Lonicera japonica Thunb.
Lonicera japonica Thunb. var. aureo-reticulata (T. Moore) G. Nicholson
Lonicera japonica Thunb. var. chinensis (P.W. Watson) Baker
Nintooa japonica (Thunb.) Sweet
Japanese honeysuckle is native to eastern asia: parts of China, Japan, and Korea. It has become naturalized in much of the rest of the world, including North America; in some habitats it is considered an invasive species.
Here are some honeysuckles:
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|Plant||Shrubs are 3-9½' (1-3 m) around||A vine up to 16' (5 m) in size. Young stems are reddish- or light-brown, while older stems are hollow, with peeling bark||Trumpet honeysuckle is a twining vine 3-20' (91-609 cm) long, depending upon what it has to climb over. Bark is orange-brown, and peeling.|
|Flowers||Blooms are a creamy white color, in pairs, appearing in March-April, and very fragrant, with a lemony smell||Flowers are white, showy, fragrant, about 1" (2.5 cm) in size. They fade to a yellow color, so the vine appears to have white and yellow flowers||In clusters of 2-4, each red or orange with yellow interiors, 1-2" (2.5-5 cm) long, trumpet-shaped. They appear from April to July.|
|Leaves||Leaves are opposite, roughly oval, with smooth edges||Leaves are opposite, roughly oval-shaped, with smooth edges. Younger leaves may have lobes||Roughly oval in shape, opposite, bluish green, and 1-3" (2.5-7.6 cm) long. Leaves at the base of flowers are fused at the base.|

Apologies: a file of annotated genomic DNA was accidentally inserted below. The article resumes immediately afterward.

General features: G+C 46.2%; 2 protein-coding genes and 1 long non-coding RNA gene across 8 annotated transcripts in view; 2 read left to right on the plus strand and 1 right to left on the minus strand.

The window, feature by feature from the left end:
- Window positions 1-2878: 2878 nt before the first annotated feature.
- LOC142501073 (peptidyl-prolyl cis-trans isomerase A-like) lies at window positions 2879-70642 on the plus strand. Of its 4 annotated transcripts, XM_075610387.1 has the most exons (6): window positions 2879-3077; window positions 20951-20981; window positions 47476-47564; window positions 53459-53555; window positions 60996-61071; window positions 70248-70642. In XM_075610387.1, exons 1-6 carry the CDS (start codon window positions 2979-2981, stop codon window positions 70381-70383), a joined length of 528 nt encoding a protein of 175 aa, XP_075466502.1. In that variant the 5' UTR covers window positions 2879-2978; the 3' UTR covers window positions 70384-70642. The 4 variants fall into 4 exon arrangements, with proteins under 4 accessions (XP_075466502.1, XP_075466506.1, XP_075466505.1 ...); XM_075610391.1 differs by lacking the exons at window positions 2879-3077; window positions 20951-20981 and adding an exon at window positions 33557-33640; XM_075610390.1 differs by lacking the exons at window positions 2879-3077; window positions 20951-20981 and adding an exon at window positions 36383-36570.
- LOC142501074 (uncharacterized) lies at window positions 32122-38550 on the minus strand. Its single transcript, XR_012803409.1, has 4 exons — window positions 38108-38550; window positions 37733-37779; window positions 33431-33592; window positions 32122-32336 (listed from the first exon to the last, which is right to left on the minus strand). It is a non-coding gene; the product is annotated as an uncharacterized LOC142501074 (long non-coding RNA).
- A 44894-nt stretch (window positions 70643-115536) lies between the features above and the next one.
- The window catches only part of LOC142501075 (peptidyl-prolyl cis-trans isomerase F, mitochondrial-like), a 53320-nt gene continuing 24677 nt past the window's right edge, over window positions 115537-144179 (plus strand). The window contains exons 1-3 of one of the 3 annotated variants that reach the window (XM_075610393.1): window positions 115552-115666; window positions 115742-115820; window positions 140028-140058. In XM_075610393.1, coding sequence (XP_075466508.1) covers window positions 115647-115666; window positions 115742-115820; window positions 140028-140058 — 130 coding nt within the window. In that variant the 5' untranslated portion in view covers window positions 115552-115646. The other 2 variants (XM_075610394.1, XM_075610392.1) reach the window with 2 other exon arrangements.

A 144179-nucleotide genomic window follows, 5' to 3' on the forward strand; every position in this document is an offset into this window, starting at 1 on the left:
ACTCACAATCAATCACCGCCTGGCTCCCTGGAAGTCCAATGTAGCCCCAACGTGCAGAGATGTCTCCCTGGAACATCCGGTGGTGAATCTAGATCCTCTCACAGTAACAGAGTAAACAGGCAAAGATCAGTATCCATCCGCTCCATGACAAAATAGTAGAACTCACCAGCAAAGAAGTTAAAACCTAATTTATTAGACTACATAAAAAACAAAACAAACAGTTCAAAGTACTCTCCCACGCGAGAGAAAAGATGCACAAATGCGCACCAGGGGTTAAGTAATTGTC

|Fruit||Orange to red berries up to ⅜" (1 cm) across||Black, about ⅛" (3.2 mm) around||Berries are orange-red to deep red in color|
USDA Zones: 4-8
USDA Zones: 4-9
USDA Zones: 9-10
Identification: Japanese honeysuckle is very robust—a rapidly spreading vine that spreads by roots, aboveground runners, or seeds. They can reach 16' (5 m) in size. Young stems are reddish- or light-brown, while older stems are hollow, with peeling bark. Leaves are opposite, roughly oval-shaped, with smooth edges. Younger leaves may have lobes. Flowers are white, showy, fragrant, about 1" (2.5 cm) in size. They fade to a yellow color. Most of the time it looks like there are two differently colored flowers on the bush. Japanese honeysuckle berries are black, about ⅛" (3.2 mm) around. Native honeysuckle berries are red to orange.
Edibility: Flowers can be used for nectar, and leaves parboiled for use as a vegetable. Leaves contain somewhat toxic saponins, so boiling in ample water is necessary to remove them. Tea can also be made from leaves, buds, and flowers.
Lonicera japonica on Carolina Nature, from Will Cook
Lonicera japonica on the USDA Plants Database
Lonicera japonica at the Bugwood Wiki
Lonicera japonica on Wikipedia
Lonicera japonica on the USDA Forest Service's Fire Effects Information Database
Lonicera japonica at the University of Florida IFAS Center for Aquatic and Invasive Plants
Lonicera japonica at the University of Connecticut Plant Database
Lonicera japonica on Plants for a Future, a resource and information centre for edible and otherwise useful plants
Lonicera japonica description by Thomas H. Kent, last updated 16 Aug 2013.